If Dubai can do it


3A city where the impossible is possible

Now is the perfect time for a Filipino to go to Dubai, to neither live nor work, but simply to see how a strong vision, genuine compassion, and unwavering dedication for country can change a peoples’ life, no matter what the odds.

The words of His Highness Sheik Mohammed bin Rashid al Maktoum, emblazoned on the first floor of the world’s tallest building—Dubai’s pride, the Burj Khalifa—imparts this truth more succinctly, and with unquestionable authority. He says, “The word impossible is not in the leaders’ dictionaries. No matter how big the challenges, strong faith, determination and resolve will overcome them.”

Besides this 828-meter high feat, the rest of the city is the absolute proof of his words, with its breathtaking skyline; Dubai’s prosperous global business climate; its astonishing manmade wonders; and the very decent and proud quality of life of its people.

141The group of nine journalists, including The Sunday Times Magazine, which joined Cebu Pacific Air’s maiden flight to the Golden City of the United Arab Emirates from October 7 to 10, had the good—and eye-opening—fortune of experiencing the exciting tourist haven that is Dubai, but with the kind of appreciation that goes beyond scenical awe.

Thanks to the brilliant emirati (the name given to citizens of all seven cities or emirates of the UAE), Prof. Dr. Norman Ali Bassam Khalaf, our tourist guide—and an accomplished zoologist, ecologist and geologist—The Sunday Times Magazine had a first-hand account of how Dubai in particular surged from extreme poverty to become the most expensive, and perhaps the most world renowned, city in the Middle East.

‘From zero to hero’
Dr. Norman, as the group fondly called him for the three-day trip, is both an extremely generous and knowledgeable man. Not only did he impart the history of his beloved city—the second largest land territory in the UAE after the capital Abu Dhabi—but he enhanced everyone’s appreciation of Dubai’s development with very personal and engaging stories about himself and his family.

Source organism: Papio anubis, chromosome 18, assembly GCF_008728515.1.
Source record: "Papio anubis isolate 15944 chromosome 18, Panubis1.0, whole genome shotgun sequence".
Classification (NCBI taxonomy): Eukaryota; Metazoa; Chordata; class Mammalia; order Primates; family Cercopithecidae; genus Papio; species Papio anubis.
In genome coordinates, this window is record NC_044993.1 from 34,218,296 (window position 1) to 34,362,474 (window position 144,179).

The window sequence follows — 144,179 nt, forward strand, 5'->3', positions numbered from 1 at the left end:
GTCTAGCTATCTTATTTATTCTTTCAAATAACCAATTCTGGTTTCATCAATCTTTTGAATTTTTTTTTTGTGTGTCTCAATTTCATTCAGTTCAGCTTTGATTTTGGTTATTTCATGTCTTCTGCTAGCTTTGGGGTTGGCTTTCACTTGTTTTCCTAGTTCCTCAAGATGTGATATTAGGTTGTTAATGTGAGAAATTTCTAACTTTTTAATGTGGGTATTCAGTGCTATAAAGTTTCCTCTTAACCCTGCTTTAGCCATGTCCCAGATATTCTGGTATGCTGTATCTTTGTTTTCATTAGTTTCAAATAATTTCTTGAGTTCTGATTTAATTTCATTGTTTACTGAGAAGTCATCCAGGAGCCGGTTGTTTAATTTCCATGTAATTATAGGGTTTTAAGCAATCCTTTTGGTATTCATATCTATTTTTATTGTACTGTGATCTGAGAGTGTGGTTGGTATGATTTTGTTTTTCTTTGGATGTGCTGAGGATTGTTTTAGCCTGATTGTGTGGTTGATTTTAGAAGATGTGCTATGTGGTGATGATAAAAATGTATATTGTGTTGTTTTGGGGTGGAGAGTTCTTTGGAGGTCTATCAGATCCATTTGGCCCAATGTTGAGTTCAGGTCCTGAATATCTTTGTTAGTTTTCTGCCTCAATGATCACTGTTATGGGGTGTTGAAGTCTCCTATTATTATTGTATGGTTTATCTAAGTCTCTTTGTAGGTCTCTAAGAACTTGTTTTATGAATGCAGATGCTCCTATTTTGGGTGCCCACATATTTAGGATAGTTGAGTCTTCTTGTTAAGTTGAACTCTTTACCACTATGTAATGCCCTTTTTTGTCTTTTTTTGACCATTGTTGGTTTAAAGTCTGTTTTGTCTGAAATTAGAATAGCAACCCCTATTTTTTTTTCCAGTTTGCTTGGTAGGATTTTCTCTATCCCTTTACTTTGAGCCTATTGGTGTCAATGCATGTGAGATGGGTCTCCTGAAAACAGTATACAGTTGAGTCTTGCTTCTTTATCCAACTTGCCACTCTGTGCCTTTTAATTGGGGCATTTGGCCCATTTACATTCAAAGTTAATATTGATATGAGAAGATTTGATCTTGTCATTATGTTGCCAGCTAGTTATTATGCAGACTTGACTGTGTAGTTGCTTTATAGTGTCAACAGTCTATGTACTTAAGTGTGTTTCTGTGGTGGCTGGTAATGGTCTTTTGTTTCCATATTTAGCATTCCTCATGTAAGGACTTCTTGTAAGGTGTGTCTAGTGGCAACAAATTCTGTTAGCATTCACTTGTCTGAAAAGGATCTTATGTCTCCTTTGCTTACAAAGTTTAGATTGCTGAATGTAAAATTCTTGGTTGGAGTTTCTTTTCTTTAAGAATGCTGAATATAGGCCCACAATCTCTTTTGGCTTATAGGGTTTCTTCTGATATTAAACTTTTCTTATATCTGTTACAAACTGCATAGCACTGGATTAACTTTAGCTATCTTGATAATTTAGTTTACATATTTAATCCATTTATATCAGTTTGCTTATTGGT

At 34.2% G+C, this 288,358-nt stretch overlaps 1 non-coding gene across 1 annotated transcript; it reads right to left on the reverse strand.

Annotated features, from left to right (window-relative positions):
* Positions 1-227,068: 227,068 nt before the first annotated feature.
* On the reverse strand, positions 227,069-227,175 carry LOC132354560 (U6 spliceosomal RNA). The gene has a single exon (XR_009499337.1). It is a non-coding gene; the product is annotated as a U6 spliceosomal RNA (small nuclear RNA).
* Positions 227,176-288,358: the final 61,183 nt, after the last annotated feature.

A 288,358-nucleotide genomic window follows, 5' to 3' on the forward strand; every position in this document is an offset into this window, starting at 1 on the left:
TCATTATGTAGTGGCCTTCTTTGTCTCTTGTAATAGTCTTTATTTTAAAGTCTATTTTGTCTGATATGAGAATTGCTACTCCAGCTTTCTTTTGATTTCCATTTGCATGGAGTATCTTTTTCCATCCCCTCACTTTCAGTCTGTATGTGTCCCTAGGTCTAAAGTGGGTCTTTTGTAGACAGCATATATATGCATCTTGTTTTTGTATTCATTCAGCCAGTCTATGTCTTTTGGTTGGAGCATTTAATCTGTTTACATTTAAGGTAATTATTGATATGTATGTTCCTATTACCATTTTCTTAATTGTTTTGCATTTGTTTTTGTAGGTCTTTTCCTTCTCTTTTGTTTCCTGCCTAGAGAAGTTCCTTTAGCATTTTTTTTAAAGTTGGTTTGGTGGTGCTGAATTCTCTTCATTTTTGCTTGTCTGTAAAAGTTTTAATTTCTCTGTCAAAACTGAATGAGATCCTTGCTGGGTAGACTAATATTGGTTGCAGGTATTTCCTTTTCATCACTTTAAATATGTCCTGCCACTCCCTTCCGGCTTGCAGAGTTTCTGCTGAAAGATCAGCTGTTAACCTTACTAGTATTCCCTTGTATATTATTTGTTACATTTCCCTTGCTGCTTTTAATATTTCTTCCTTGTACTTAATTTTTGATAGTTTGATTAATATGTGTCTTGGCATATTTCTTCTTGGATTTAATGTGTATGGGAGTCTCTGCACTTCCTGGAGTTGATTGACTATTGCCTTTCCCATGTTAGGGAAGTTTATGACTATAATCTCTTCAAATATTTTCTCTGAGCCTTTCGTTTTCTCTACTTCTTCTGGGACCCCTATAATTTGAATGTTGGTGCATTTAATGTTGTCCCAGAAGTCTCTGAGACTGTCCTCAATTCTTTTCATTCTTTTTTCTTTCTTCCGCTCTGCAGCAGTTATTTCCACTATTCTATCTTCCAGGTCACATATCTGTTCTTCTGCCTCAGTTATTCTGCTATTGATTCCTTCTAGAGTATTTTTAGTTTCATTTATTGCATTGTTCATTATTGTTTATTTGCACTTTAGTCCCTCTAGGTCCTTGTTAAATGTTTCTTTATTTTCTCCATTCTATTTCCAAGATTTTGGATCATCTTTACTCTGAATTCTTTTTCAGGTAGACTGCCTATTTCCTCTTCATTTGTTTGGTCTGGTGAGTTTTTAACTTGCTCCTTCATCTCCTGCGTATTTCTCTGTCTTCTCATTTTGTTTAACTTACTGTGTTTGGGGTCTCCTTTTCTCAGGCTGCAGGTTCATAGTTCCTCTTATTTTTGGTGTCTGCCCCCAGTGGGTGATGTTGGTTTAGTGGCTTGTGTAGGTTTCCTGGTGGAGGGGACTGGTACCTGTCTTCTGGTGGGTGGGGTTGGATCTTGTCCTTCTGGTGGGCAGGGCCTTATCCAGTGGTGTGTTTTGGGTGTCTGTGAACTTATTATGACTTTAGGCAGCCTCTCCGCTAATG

At 51 years old, Dr. Norman experienced first-hand the darker days of Dubai, before it leaped to prominence over the last five decades.

“We were very poor,” the professor began the abbreviated history lesson against a contrasting backdrop of moving skyscrapers, some even laden with gold. The tour bus was traversing Dubai’s main thoroughfare, Sheikh Zayed Road, as he held the microphone.

“Just some 50 years ago, we all lived in palm huts along Dubai Creek [which runs northeast-southwest through the city—Wikipedia], because that was our only strategic source of livelihood,” he sai.

While every other pedestrian in Dubai today is dressed in a business suit, Dr. Norman enumerated the three occupations that existed in pre-cosmopolitan Dubai as fishing, pearl diving and ship trading.

“And just as I speak with my sons today about the latest Lamborghini or Jaguar, my father used to talk to me about the teeth of our donkey, because that’s how we got around in those days,” he added as a matter of fact to an incredulous audience. “We had no cars, because we didn’t have a single street, and you would surely not find Dubai mentioned on any map 50 years ago, as well.”

He even talked about having to wait for the sand to settle at the bottom of a glass for a drink of water; seeing his first light bulb only in the 1960s; and an educational system that comprised of only four years.

“But, as we like to say here in Dubai, we went from ‘zero to hero’,” he proudly remarked. “Today, the water that comes out of our taps is of the highest quality; we have huge power stations supplying electricity to this worldwide business city; and our students always look beyond university for masters and doctorate degrees.”

Stuff of fairy tales
Dr. Norman’s revealed his children often tease him about churning out “fairy tales” when he talks about his Dubai of old.